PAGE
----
Can AI Detect Signs of Life on Other Planets? To some extent, they already do. Sensors aboard spacecraft exploring other worlds have the ability to detect molecules indicative of alien life. However, it is known that organic molecules derived from biological processes degrade over time, making their presence difficult to detect with current technology.
A recently developed method based on artificial intelligence (AI) is capable of detecting biological signals, even in samples that are hundreds of millions of years old. Furthermore, according to new research, this method provides results with an accuracy of 90% (ref.).
Biomolecules vs. Abiotic Molecules
The new method is based on the premise that the chemical processes governing the formation and functioning of biomolecules fundamentally differ from those of abiotic molecules. Biomolecules, such as amino acids, retain information about the chemical processes that produced them. According to the new study, this likely applies to alien life as well.
On any world, life can produce and use greater quantities of select compounds for everyday functioning. This would differentiate them from abiotic systems, and these differences can be identified and quantified using artificial intelligence.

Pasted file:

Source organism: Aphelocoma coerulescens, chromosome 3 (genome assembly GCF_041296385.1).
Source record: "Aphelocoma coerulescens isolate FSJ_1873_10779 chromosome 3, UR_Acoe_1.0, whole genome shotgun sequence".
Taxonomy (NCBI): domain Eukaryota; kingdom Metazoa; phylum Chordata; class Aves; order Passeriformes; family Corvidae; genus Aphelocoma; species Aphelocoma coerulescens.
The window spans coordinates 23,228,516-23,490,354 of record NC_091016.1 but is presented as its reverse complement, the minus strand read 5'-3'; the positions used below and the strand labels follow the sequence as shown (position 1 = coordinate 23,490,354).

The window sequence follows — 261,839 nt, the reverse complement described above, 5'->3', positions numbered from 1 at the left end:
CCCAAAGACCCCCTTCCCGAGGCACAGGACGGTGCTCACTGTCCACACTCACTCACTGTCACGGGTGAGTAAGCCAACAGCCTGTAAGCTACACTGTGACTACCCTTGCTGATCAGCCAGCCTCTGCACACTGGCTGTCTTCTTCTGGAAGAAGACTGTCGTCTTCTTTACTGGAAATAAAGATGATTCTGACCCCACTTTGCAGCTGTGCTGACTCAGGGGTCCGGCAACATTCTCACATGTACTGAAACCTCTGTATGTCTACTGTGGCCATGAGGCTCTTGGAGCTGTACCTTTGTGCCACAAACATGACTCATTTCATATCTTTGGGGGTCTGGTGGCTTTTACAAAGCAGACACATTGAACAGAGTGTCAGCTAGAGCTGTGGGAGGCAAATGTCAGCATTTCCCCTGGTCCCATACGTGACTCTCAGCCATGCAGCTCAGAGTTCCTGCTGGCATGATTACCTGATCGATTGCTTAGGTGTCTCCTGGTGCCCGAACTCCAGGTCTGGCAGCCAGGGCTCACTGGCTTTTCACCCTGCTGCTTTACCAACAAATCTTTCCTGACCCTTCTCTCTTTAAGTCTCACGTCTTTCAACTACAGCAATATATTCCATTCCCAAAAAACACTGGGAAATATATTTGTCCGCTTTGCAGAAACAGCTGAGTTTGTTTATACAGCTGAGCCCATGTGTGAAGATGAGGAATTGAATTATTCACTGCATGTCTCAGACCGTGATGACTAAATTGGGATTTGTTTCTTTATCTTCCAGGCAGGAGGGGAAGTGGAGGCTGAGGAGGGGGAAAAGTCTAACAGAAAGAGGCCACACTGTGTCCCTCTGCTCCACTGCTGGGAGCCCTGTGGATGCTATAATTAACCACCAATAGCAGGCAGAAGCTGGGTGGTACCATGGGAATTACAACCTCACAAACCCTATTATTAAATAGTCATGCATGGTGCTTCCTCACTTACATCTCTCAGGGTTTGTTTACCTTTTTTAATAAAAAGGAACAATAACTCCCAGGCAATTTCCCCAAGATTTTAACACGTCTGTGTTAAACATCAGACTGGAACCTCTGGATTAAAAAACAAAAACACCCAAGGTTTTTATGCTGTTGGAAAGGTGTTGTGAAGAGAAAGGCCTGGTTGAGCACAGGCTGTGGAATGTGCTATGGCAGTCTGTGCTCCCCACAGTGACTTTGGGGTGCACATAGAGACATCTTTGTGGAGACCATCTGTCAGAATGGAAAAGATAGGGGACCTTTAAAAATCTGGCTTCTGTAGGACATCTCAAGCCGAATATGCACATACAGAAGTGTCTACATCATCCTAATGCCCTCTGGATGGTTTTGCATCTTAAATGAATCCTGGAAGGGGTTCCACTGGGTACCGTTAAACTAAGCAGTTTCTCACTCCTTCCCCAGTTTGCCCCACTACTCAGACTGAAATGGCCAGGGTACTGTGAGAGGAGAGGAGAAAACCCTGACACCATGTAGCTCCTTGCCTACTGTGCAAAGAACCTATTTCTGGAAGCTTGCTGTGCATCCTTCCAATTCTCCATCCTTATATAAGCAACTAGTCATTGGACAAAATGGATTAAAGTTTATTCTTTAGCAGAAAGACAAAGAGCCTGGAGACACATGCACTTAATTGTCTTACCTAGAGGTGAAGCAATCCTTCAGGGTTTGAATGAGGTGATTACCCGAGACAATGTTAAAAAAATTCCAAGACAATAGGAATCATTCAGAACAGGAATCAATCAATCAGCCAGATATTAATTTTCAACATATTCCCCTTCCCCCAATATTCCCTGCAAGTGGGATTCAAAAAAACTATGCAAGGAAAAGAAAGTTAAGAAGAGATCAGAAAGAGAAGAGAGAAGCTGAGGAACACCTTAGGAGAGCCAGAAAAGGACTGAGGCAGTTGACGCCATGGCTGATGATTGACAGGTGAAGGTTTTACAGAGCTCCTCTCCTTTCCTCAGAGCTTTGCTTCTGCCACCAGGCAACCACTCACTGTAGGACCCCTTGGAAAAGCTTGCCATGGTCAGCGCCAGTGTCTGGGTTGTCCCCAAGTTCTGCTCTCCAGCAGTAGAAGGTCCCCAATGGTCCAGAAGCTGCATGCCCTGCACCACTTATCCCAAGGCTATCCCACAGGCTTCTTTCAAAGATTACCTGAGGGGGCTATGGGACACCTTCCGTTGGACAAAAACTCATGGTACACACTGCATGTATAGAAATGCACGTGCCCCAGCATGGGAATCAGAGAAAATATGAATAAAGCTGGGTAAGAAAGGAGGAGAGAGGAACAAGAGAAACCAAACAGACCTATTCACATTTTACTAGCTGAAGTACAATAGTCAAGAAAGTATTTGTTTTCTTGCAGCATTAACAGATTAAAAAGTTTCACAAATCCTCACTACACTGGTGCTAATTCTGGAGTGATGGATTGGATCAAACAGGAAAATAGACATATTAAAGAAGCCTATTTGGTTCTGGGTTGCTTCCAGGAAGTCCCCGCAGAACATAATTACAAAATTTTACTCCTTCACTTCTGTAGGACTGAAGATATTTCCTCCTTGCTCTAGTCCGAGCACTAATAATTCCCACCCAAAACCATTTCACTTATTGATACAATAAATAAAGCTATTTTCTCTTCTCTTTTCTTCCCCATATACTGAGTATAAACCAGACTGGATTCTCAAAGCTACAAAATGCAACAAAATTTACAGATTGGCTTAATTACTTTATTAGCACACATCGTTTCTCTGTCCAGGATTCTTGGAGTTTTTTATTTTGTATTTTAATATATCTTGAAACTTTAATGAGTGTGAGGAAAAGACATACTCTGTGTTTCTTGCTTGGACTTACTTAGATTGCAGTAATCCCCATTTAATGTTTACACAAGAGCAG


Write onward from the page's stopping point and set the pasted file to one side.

The team first trained the machine learning algorithm with 134 samples, including 59 biotic and 75 abiotic samples. Subsequently, for validation, the data were randomly divided into a training set and a test set. AI successfully identified signs of life in biotic samples from recent living organisms, as well as in ancient life forms preserved in some fossil fragments made of materials like coal, oil, and amber.
Tests on Earth
According to the study, the tool also identified abiotic samples that include chemicals like laboratory-created amino acids and carbon-rich meteorites. Almost immediately, the new artificial intelligence method could be used to study rocks dating back 3.5 billion years in the Pilbara region of Western Australia, where the oldest known fossils on Earth are believed to exist.
First discovered in 1993, these rocks were thought to be fossilized remains of microorganisms similar to cyanobacteria, which were the earliest living organisms to produce oxygen on Earth. If confirmed, the presence of bacteria so early in our planet’s history would mean that Earth was predisposed to life much earlier than previously thought.
However, these findings have remained controversial. Researchers have repeatedly emphasized that the evidence could also be due to purely geological processes unrelated to ancient life. But through continuous AI training, we may one day further refine this innovative research technique.